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Re: Implementing object-based access control
>I've finished the first cut at adding support for "access control
>attributes to any object.
I look forward to review your ITS submission (hint). From your
description, it sounds quite useful. Here are a few comments.
OK, I'll do another round of improvements and make a submission in a
few days. So far the changes are limited to 4 files (about 95% in
acl.c). It should slip in pretty easily.
> your schema needs to be changed to ALLOW attributes of type "aci".
> I did this in my setup via the slapd.oc.conf file, and just added
> the aci attribute to a few object classes (person, groupOfNames, etc.).
Don't do that! Instead add an auxilary objectclass
"Yah, what he said."
>The format of an aci attribute is taken from
But I assume you have maintained our existing access semantics
Each of the LDAP access rights are discrete. One
permission does not imply another permission.
Eventually we probably should implement discrete rights (behind
an #ifdef or config directive)... but that's project for another
Already done both ways, with a #if to choose between the two. Right
now it's compiled (on my test server) with discrete rights, due in
large part because of 220.127.116.11 and also S13 in draft-ietf-ldapext-
acl-reqts-02.txt. It's a simple difference, really. Just <= instead
Personally, I prefer discrete rights, especially since you can
emulate right "levels" using a discrete rights implementation, but
not the other way around. It's nice to be able to set access to
attr=userPassword by self write-compare-not-read and such.
I encourage you to provide feedback to the authors of the I-D and/or
to the IETF LDAPext WG.
I've got a list started already ;-)
This is a bug in the draft.
< permission > ::= "a" | "d" | "r" | "s" | "w" |
"c" | "g" | "s" | "m" | "u" | "e">
Note that "s" is listed twice.
Note also that there some permissions apply to attributes,
some to entries, and some to the object to which the directory
OpenLDAP, of course, has has one set of permissions to which
it applies to attributes, the "entry", and "children". Though
you could map some of the draft perms into our model, some
would require modification of the model. However, some items
do not fit into our existing model.
Example, the draft has "add" entry under this entry, "delete"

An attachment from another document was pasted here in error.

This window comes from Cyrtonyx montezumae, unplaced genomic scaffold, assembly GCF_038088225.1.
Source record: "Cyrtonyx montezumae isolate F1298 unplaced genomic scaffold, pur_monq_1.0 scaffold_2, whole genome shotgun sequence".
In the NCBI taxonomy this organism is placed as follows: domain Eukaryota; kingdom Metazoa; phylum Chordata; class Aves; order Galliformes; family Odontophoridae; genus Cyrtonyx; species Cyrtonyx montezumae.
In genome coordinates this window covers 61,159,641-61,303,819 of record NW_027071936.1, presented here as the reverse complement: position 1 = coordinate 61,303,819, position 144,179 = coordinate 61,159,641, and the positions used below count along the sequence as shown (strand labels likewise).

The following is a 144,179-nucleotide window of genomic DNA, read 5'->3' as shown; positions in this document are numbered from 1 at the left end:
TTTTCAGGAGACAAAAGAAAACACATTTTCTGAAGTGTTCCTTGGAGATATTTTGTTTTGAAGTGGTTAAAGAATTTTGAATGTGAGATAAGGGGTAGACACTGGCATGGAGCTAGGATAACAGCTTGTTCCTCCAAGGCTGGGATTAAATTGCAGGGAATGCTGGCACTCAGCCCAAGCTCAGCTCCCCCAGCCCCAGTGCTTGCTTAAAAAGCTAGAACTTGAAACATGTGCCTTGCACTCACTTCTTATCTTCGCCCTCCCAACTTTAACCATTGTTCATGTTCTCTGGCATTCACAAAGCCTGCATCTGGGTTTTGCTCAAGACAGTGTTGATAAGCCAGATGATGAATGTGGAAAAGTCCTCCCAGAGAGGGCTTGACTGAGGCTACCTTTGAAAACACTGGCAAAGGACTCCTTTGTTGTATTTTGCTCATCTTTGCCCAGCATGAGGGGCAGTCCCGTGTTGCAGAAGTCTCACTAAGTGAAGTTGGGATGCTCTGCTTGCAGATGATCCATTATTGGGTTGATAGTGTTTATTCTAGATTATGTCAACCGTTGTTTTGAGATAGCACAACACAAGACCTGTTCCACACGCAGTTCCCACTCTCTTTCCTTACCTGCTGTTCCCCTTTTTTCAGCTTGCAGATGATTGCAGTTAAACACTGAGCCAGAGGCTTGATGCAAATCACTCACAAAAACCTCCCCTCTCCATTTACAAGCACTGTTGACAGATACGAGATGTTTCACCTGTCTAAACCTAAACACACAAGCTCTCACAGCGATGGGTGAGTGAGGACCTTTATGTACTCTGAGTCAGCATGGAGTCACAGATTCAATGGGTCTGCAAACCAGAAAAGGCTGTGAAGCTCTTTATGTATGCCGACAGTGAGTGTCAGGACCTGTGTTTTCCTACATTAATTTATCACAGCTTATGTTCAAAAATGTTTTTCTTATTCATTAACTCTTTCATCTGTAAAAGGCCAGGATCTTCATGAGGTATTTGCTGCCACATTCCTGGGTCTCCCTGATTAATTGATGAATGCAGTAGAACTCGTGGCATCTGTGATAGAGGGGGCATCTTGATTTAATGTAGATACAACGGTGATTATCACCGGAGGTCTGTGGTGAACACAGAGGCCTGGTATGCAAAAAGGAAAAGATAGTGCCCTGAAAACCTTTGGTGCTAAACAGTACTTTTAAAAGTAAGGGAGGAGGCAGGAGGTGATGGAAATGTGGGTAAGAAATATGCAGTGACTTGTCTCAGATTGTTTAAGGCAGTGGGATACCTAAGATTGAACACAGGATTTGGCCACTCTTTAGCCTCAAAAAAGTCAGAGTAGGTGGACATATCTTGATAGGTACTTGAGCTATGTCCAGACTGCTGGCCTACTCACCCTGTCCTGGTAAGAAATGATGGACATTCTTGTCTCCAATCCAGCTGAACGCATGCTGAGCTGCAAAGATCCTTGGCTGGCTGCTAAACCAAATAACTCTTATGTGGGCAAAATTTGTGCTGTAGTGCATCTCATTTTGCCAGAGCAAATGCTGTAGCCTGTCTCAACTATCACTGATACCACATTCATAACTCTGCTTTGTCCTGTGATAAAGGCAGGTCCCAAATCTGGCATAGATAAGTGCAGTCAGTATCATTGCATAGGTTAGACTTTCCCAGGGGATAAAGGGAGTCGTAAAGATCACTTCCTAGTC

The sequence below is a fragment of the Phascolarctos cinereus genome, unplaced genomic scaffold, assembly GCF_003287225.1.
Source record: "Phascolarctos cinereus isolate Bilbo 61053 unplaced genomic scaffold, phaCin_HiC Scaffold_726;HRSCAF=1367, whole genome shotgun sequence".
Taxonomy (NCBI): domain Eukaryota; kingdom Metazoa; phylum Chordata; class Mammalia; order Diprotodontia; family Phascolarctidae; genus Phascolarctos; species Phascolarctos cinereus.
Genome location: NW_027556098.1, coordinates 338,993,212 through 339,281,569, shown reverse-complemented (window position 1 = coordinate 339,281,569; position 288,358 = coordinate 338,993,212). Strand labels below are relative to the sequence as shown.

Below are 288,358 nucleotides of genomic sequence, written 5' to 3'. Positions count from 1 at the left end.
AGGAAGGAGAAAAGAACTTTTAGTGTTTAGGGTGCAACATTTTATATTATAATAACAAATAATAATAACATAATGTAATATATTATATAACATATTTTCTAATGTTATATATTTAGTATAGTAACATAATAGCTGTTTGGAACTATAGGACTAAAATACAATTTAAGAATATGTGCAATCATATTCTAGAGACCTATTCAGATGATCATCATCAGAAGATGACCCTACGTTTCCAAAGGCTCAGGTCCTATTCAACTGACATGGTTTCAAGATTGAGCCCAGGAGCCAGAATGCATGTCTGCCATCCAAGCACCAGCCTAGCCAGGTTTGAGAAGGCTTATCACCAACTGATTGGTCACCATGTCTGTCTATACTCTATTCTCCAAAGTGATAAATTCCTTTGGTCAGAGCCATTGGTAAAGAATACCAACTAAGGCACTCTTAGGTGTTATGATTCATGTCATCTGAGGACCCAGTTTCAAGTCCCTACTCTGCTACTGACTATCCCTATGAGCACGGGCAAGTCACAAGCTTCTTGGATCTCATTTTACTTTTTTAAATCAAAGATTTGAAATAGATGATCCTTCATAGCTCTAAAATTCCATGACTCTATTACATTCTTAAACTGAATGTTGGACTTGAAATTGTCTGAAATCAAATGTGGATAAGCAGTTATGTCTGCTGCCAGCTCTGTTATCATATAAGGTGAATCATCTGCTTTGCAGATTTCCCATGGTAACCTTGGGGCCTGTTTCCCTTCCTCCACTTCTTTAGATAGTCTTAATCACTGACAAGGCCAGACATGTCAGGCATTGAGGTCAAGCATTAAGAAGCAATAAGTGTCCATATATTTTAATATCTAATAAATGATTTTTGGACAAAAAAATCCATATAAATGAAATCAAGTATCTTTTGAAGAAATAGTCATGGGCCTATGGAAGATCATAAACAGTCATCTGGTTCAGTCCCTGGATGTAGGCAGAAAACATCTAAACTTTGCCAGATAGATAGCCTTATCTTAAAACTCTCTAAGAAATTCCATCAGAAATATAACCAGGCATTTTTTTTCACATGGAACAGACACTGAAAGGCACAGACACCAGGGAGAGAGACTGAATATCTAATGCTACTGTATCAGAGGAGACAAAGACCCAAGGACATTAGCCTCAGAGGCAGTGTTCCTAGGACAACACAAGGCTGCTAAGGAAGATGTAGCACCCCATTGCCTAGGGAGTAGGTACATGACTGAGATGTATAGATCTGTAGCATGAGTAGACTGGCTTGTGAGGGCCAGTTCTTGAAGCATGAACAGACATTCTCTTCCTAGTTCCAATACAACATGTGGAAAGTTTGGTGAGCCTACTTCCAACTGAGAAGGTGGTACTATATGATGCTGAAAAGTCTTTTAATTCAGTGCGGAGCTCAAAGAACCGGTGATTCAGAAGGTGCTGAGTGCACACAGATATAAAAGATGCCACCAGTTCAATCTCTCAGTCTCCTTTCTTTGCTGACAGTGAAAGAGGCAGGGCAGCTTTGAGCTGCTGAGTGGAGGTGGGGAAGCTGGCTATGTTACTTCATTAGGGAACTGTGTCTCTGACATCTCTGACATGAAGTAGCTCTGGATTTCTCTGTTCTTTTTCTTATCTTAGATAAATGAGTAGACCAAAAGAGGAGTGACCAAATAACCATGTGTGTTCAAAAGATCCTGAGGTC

this entry, and "edit" this entry's DN. Our existing model
allows for an entry to be added, deleted, or dn edited only
if one has "write" permissions the parent's "children".
Our model is similiar to POSIX filesystem semantics for adding,
removing, and renaming a subdirectory which I find much cleaner.
This relates to the problem of getting entries from the backend. I
think being able to get an Entry directly from the backend would make
room for lots of improvements, in general.
Also, we have a perm "auth" which doesn't map well into the
semantics of the draft. However, I believe it wise to support
"auth" perms in ACIs.
Implemented, but commented out so it's there for later.
Because of these differences in semantics, I recommend we do
NOT use "aci" as the name of the attribute type to hold the
information. I suggest we use "acinfo" or "olaci" or such
(Or maybe VendorACI). Suggest we use a #define to allow
us to easily change it.
Wouldn't it be better just to use our own OID? The semantics are not
different from the draft, it's just that the draft leaves room for
interpretation (in some cases intentionally, like for "deny"). In
other words, there is no case where I'm saying "the draft is wrong,
I'm doing this a different way." There are only cases where I'm
saying "the draft does not specify what to do, so I'm doing it this
way." (Ummm, other than the discrete rights issue.) There is always
the chance that if/when the draft gets more specific, it will
contradict the implementation. But won't the OID make the
distinction? I'm just asking, I have no idea about the sanctioned
way to handle this.
And in any case, it might be better to at least start by using
something other than "aci" as the attribute type, as you suggest.
I'll change it to "olaci".
Thanks for the tips,